19 Violins Speak For Those Who Perished In New Maltz Museum of Jewish Heritage Exhibition (Oct. 2, 2015 - Jan. 3, 2016)

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Maltz Museum shares the moving stories behind instruments that survived the Holocaust

Amnon Weinstein has been restoring violins that survived the Holocaust for more than two decades. The second generation master violinmaker lost hundreds of relatives in the Holocaust and he dedicates his work to the family he never knew. The instruments in his collection have been played in concert halls around the world, giving voice to those who were silenced. “When my violins are on stage, six million people are standing behind them,” says Weinstein. This fall, they’re coming to Northeast Ohio as part of Violins of Hope Cleveland, a community-wide collaboration driven by seven cultural institutions: Case Western Reserve University, Cleveland Institute of Music, The Cleveland Orchestra, Facing History and Ourselves, ideastream, the Jewish Federation of Cleveland and the Maltz Museum of Jewish Heritage (2929 Richmond Rd., Beachwood, OH 44122; 216.593.0575; maltzmuseum.org). The stories behind 19 violins on display—18 from Weinstein’s collection and one making its American debut on loan from Yad Vashem, the World Center for Documentation, Research, Education and Commemoration of the Holocaust —will be shared in a special Maltz Museum Violins of Hope exhibition (Oct. 2, 2015 – Jan. 3, 2016).

From a violin played to accompany work details and entertain SS officers in a concentration camp to an instrument employed in a plot to blow up a Nazi soldiers club, the instruments illustrate the diversity of Jewish experiences during World War II. “Some people escaped, others suffered in ghettos and far too many were sent to death camps,” says Maltz Museum executive director Ellen Rudolph. “These violins and their stories of pain, loss and survival offer powerful connections to the past and help us comprehend the complex realities of the Holocaust.”

Designed with dramatic lighting and circular pods constructed with string to evoke the violin, the exhibition is a multisensory experience that engages the visitor through with narratives, imagery, and video. The immersive space allows visitors to reflect on the power of music—as a tool of oppression, a form of protest and a source of hope. Period-appropriate classical and Klezmer music provide a soundtrack for the exhibition, but Rudolph is most excited about the fact that students from the Cleveland Institute of Music and the Baldwin Wallace Conservatory of Music will periodically fill the gallery with music played on violins from Weinstein’s collection. “Gifted young musicians will bring these instruments to life throughout the exhibition’s run,” Rudolph says. “A new generation will connect with a lost generation and ensure its voices are heard.”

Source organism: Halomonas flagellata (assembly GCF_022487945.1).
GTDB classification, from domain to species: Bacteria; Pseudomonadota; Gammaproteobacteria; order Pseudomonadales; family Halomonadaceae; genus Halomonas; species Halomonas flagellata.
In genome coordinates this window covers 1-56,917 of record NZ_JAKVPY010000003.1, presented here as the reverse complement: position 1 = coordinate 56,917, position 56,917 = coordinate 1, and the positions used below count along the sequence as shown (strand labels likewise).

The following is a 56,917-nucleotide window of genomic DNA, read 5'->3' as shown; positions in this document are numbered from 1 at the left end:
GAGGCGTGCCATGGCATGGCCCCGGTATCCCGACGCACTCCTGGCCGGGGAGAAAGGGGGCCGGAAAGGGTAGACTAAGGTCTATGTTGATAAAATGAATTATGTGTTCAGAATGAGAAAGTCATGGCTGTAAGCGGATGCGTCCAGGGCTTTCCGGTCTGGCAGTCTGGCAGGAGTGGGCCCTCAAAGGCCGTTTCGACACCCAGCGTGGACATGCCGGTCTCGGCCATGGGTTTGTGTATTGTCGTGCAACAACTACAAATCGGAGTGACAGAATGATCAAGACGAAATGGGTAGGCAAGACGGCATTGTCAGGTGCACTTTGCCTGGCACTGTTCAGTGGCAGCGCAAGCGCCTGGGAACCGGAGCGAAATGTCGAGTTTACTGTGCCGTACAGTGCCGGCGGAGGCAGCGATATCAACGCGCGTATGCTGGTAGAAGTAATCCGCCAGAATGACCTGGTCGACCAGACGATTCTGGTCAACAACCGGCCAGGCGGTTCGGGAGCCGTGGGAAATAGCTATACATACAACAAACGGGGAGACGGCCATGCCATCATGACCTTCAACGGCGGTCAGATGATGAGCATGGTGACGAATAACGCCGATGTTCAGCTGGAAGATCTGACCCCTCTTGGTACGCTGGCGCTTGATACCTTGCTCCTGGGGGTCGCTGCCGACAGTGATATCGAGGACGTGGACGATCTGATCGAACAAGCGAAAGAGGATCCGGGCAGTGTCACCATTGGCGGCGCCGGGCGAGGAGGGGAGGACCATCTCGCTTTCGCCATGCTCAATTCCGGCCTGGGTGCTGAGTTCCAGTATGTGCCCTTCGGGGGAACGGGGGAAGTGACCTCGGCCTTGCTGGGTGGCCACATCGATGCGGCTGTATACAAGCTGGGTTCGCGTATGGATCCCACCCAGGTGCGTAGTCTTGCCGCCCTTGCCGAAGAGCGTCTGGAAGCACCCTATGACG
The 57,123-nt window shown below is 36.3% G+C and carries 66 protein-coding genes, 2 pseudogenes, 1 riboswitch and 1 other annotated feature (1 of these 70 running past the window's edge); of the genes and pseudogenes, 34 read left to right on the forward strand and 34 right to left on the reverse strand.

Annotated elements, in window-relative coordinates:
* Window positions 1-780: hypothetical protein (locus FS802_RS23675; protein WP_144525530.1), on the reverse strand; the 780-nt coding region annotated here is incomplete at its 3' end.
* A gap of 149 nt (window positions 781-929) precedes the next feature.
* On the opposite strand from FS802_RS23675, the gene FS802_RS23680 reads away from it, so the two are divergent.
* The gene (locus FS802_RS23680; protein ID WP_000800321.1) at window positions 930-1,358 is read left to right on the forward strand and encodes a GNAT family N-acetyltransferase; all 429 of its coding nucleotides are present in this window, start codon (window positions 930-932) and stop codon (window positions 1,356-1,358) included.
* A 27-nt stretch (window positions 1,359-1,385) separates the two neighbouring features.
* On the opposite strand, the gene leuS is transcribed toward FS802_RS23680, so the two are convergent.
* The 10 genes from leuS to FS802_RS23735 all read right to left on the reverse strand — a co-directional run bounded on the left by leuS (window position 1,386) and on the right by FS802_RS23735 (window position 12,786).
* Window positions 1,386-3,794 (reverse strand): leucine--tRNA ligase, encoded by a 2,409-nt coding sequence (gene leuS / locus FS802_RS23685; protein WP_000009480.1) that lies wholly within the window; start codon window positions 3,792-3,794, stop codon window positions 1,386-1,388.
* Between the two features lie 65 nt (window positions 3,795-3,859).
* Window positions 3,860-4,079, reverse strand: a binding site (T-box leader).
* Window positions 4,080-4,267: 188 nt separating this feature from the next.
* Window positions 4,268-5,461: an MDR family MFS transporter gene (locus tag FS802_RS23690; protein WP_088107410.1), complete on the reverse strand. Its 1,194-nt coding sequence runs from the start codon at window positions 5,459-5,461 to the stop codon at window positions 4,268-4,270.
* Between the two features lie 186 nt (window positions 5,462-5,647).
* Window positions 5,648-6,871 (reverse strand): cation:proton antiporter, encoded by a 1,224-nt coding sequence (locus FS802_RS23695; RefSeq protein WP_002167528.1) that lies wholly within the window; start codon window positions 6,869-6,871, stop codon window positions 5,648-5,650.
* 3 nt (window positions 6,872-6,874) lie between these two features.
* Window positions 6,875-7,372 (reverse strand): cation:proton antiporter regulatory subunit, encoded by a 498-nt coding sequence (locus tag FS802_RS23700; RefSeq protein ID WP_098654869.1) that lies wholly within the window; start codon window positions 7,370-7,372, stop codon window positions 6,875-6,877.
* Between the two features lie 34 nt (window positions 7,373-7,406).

From Groundworks DanceTheater’s world premiere of a work by David Shimotakahara to a concert by a Holocaust Survivor Band recently profiled by the New York Times, the Maltz Museum and approximately 20 organizations across Northeast Ohio are offering Violins of Hope programs designed to educate and inspire. Information on these lectures, performances, film screenings and other events is available at violinsofhopecle.org. Follow the hashtag #violinsCLE on social media.

Overwhelmed by the magnitude of the collaboration in Northeast Ohio, Weinstein states, “This is a very special project that is coming from the heart and has the power to touch the hearts of everyone in the world.”

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VIOLINS OF HOPE Nineteen violins that survived the Holocaust speak for those who perished. The instruments and their stories—shared through video, imagery and live performances—honor the past and give hope for the future. The 4,000-square-foot multi-sensory exhibition and related programming at the Maltz Museum of Jewish Heritage from Oct. 2, 2015 – Jan. 3, 2016 is part of a community-wide VIOLINS OF HOPE CLEVELAND collaboration. For more information on all of the lectures, concerts, plays, films and educational opportunities taking place in the community, visit violinsofhopeCLE.org and follow #violinsCLE on social media.

  • Violins of Hope is included with Museum admission: $12 adults, $10 seniors (60+) and students, $5 youth (5-11) and FREE for Maltz Museum Members and children under 5. There is a special $5 admission for Case Western Reserve University Students throughout the run of the exhibition. Groups of 15 or more are eligible for guided tours and a discount with advance registration.
  • Exhibition/Museum hours: Tuesday – Sunday, 11am -5pm, Wednesday, 11am-9pm. The Museum is closed Mondays. (Note: The Museum recently changed its Saturday hours to open at 11am.)
  • Guided “drop-in” tours: Available on Tuesdays and Sundays at 2pm with regular Museum admission.

MALTZ MUSEUM OF JEWISH HERITAGE The Maltz Museum celebrates culture and identity to encourage connection and promote a greater appreciation of Jewish heritage and the diversity of the human experience. Personal stories of struggle, courage and creativity are brought to life through interactive exhibitions and thought-provoking programs. For more information, visit maltzmuseum.org and follow us on Twitter @maltzmuseum and @stopthehateUS.

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